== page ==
What can we expect from Ronnie Brown?
To follow up on the heated Ronnie Brown discussion from the FantasySportsGroup radio show with our own Greg Kellogg, John Carson, Cliff McConnaughhay, and Mike Harrmon of Foxsports. Listen to the show here.
Ronnie Brown is certainly this yearĂ˘â‚¬â„˘s Clinton Portis. How Ronnie Brown was able to put up fantasy numbers with that offense last year before he went down is beyond me. It could be a product on the Cam Cameron system or Brown could have made a step toward top RB material, but more on that later.
Normally it takes 8-9 months to come back from an ACL reconstruction. More of my thoughts on ligament injuries can be found in my ffinjuries.com article Ligaments. <> It does take time for the athlete to adjust back to playing speed. ItĂ˘â‚¬â„˘s hard to say if Ronnie Brown will be Ă˘â‚¬Ĺ“mentally readyĂ˘â‚¬Âť to carry the load in Miami. The recent reports are that Brown is ahead of schedule and is taking reps with the first team during non-contact drills. I think that is important. If a player has problems earlier in the rehab, such as a restriction in range of motion, uncontrollable swelling, or infection, there is usually more of a mental issue to get over later in the rehab process. That does not seem to be the case with Ronnie Brown.
Ronnie Brown tore his ACL in October of 2007, and by the reports out of camp I think he will be ready for the season, but I will tamper my expectations for him. Reasons why? Ronnie BrownĂ˘â‚¬â„˘s main value last year was his production in the passing game. Before getting hurt in the middle of the week seven game, Brown had 39 receptions. That is huge for a running back in PPR. He did also split carries with Jesse Chatman the first couple of weeks in the season. By week three he was asked to carry the load and he was the only bright spot to the Miami offense. That being said with Cam Cameron in Baltimore now, and the higher demand of cuts required for a running back to be involved in the passing game out of the back field, I donĂ˘â‚¬â„˘t think he will come out of the gates with the same production he had last year, even if he is fully healthy.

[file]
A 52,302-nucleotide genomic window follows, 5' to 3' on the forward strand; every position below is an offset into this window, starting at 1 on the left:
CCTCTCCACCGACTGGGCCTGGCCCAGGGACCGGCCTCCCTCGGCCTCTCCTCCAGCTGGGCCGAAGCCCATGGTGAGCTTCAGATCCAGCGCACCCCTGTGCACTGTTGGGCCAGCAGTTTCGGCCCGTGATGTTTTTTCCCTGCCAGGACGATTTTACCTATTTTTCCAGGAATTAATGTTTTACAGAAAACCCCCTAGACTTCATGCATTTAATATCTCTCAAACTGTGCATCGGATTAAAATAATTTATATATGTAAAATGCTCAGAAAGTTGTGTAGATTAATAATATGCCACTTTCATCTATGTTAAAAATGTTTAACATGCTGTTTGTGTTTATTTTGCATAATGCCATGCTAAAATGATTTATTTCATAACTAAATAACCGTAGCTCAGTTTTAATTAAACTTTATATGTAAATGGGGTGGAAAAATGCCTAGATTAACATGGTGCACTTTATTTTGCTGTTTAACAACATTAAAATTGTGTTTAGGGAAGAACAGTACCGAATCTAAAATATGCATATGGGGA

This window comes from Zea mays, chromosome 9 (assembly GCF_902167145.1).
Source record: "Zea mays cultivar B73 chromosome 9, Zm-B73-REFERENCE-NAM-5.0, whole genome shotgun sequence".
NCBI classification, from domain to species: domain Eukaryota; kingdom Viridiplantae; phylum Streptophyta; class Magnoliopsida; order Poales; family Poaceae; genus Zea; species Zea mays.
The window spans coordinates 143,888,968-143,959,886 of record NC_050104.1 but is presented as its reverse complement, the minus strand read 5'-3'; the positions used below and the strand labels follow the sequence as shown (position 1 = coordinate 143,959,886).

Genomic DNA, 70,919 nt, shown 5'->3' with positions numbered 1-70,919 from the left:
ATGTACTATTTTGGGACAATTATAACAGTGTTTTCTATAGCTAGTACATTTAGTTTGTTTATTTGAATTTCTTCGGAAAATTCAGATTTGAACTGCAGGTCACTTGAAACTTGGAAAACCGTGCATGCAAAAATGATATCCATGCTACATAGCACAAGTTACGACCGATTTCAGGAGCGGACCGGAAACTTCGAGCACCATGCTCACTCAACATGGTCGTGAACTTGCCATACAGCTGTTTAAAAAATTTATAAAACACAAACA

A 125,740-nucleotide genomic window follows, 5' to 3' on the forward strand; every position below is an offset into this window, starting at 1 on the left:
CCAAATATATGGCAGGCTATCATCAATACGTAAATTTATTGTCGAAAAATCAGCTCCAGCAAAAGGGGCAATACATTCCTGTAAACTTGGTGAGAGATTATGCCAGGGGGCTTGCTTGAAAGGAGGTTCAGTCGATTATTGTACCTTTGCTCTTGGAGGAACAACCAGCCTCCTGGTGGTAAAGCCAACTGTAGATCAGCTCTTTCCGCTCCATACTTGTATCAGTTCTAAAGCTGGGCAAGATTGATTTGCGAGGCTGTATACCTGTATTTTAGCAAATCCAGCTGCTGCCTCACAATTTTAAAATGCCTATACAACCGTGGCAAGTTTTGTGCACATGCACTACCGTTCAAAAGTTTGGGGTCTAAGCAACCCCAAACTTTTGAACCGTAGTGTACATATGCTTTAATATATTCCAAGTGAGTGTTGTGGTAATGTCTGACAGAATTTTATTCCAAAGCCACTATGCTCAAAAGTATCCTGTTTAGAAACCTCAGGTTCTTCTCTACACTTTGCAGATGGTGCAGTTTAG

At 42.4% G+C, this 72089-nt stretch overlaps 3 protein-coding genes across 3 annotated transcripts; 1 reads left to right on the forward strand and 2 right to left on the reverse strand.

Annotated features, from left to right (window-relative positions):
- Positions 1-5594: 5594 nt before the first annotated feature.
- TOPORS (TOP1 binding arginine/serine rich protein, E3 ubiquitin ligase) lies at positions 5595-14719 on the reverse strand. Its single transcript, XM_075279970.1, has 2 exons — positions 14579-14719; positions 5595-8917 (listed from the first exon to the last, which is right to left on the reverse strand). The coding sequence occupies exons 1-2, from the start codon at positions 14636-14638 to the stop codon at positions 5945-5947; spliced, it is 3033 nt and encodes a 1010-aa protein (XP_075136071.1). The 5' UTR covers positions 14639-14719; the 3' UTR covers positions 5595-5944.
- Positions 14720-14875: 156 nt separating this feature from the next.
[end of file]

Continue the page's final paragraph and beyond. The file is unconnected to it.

RonnieĂ˘â‚¬â„˘s situation reminds me of Deuce McAllister in 2006. On October 9th 2005, McAllister tore his right ACL. During the 2006 season he was the #14 fantasy running back. McAllisterĂ˘â‚¬â„˘s 2006 success was from his ability to just pound the ball. I think it helped him that Reggie Bush was there to pressure defenses and make the skilled plays as a running back. McAllister did tear his other ACL in the left knee last season while trying to make one of the skillful plays jumping for a swing pass early in the season. McAllisterĂ˘â‚¬â„˘s success in 2006 was from Drew Brees, Reggie Bush and Marques Colston in the passing game opening up holes for McAllister. However, in Miami, there is no real threat of a passing game.
In the beginning of the season, I do think Ronnie Brown will get a majority of the carries up the middle, but I think we will see a dose of Ricky Williams if he can stay clean and healthy. Reports say Ricky Williams has been very impressive in camp. Most importantly, I donĂ˘â‚¬â„˘t think we will see as many receptions for Ronnie Brown as we did last year in the first half of the year. Receiving the ball out of the back field requires quick sudden bursts of acceleration, side-ward movement, concentration on catching the ball, and there is a higher chance of getting hit blind-sided receiving the ball. This maybe the hardest things to encounter when coming off knee surgery. Williams may benefit from those catches. So, the first half of the season with the good reports Ricky Williams has had out of camp we may see fantasy production about equal between the two. Depending on how successful the duo is we may continue to see the same work load. If Ronnie Brown becomes more comfortable as the season progresses, we may see an increased role for him in the Miami play book and he would be fresh enough to have a great tail end of the fantasy season.